What Happens When You Don't Pay

  1. Avoid Missing Payments
  2. Consequences

Background Information

Paying court-ordered child support is your responsibility. Unpaid child support will still be owed - with interest.

Under California law, the person ordered to pay child support (obligor) is required to pay the court-ordered child support on time and in full. An obligor who cannot meet the full obligation or cannot make the court-ordered payments must contact this department as soon as possible to avoid or minimize any adverse actions that may be taken.

Lawmakers view child support as a very important issue. Based on the belief that children are our most valuable resource and our best hope for the future, both State and national lawmakers pass legislation each year emphasizing the importance of paying child support.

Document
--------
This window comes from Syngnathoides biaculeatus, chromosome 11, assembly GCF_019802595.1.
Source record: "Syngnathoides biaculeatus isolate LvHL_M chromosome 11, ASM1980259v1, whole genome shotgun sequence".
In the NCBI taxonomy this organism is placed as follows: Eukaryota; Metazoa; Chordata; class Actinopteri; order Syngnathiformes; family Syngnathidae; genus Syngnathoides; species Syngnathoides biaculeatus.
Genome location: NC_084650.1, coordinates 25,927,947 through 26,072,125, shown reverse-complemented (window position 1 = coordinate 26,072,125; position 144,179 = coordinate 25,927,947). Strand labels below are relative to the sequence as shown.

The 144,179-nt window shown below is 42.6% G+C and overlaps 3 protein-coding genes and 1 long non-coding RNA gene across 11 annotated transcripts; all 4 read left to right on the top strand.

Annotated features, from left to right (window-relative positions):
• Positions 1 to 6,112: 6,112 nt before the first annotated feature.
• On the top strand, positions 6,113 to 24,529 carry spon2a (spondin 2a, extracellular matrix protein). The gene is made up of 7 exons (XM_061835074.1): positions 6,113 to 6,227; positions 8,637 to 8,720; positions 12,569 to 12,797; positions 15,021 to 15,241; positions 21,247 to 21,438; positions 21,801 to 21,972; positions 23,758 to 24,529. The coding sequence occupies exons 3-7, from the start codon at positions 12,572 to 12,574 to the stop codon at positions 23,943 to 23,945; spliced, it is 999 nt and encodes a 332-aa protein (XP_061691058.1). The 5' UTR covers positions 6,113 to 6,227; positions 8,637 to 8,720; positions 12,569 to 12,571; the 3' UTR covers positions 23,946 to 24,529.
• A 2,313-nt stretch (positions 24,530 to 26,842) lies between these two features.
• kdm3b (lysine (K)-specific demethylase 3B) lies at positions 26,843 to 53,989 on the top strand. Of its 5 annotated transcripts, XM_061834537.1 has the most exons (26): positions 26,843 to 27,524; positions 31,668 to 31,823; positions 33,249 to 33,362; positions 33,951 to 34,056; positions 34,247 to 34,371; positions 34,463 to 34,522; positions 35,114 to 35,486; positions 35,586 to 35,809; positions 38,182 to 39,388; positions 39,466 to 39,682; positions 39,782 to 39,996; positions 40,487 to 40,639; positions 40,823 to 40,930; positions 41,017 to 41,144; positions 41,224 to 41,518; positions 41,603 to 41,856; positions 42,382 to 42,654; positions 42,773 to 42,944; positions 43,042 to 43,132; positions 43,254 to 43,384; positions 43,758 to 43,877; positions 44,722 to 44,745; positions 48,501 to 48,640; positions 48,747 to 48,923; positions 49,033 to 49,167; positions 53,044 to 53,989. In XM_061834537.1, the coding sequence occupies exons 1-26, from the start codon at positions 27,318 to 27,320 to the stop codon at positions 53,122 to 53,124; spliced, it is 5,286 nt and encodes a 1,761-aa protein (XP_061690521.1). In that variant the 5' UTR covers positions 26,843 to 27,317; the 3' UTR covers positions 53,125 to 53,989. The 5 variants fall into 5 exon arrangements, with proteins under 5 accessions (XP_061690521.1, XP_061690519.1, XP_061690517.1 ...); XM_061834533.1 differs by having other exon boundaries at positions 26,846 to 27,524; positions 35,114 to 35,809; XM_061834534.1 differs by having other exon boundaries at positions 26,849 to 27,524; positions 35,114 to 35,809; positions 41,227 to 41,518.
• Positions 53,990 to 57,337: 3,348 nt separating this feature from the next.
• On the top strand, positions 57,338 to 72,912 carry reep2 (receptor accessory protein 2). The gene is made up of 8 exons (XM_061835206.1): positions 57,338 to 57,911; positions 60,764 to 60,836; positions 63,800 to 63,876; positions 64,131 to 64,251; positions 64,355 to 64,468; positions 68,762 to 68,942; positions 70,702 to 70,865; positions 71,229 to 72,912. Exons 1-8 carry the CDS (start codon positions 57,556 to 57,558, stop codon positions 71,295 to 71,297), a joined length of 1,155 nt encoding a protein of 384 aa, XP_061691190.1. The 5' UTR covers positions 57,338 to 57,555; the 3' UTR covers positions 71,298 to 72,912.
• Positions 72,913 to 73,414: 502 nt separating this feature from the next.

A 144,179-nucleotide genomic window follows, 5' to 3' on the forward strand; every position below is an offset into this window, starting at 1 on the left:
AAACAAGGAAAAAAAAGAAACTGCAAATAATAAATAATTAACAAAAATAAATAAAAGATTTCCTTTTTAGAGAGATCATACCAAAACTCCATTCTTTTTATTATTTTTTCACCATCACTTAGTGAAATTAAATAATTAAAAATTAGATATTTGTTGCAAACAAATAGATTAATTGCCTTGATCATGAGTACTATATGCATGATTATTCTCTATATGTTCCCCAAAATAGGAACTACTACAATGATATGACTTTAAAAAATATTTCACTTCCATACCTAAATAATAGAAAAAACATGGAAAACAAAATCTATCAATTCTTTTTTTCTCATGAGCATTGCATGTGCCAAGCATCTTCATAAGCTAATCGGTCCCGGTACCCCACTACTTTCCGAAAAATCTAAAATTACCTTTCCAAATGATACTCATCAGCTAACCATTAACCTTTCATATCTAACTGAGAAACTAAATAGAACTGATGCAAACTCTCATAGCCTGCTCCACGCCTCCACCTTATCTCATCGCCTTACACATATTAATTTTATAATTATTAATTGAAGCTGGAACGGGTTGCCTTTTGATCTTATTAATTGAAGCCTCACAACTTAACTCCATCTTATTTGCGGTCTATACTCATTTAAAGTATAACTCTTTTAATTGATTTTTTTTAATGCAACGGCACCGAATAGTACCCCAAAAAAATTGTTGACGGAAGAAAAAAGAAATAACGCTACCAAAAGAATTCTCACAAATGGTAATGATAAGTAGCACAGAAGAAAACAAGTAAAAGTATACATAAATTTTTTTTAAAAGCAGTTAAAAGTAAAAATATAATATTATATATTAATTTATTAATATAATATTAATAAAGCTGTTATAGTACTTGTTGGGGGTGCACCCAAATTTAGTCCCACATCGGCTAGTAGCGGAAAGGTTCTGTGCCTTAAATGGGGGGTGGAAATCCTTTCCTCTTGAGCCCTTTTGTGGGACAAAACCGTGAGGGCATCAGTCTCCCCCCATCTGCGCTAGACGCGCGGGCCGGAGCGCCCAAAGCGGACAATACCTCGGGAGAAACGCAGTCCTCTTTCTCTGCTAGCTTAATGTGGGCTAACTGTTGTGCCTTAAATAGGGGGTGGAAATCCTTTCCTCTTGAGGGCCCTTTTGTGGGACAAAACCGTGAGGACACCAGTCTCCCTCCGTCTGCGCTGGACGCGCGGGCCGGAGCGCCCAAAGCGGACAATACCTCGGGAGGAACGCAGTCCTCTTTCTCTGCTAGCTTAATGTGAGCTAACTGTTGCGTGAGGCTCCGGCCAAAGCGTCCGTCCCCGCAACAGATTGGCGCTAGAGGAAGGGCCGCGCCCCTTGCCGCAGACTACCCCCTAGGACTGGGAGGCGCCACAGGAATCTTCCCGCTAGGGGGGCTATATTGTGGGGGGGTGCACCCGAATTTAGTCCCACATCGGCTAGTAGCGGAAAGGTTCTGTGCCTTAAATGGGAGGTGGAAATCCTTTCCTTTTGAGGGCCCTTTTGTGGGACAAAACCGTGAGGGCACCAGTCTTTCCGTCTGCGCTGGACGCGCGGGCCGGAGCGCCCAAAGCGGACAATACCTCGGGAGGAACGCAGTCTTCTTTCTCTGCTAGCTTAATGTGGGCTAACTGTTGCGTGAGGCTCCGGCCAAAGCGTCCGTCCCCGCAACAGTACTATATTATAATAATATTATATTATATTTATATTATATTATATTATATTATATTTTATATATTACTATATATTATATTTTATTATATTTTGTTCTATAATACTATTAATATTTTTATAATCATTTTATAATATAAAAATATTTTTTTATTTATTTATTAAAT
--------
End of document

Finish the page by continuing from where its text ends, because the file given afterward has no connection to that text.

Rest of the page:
Child Support Enforcement

The State uses numerous tools to collect past due child support, which are defined on the next tab entitled, "Consequences".  Be aware of the actions that may take place, and remain diligent in paying your child support on time. If you are encountering difficulty remaining current in paying your court ordered child support, please contact our office immediately. 

Case Records

Each local child support agency is required to retain case records for four years and four months from the date of case closure unless there is an open federal or State audit or pending civil litigation pursuant to Family Code section 17312(c) and 22 California Code of Regulations section 111450. It is recommended for case participants to keep copies of checks, bank records, and pay receipts for a minimum of 20 years.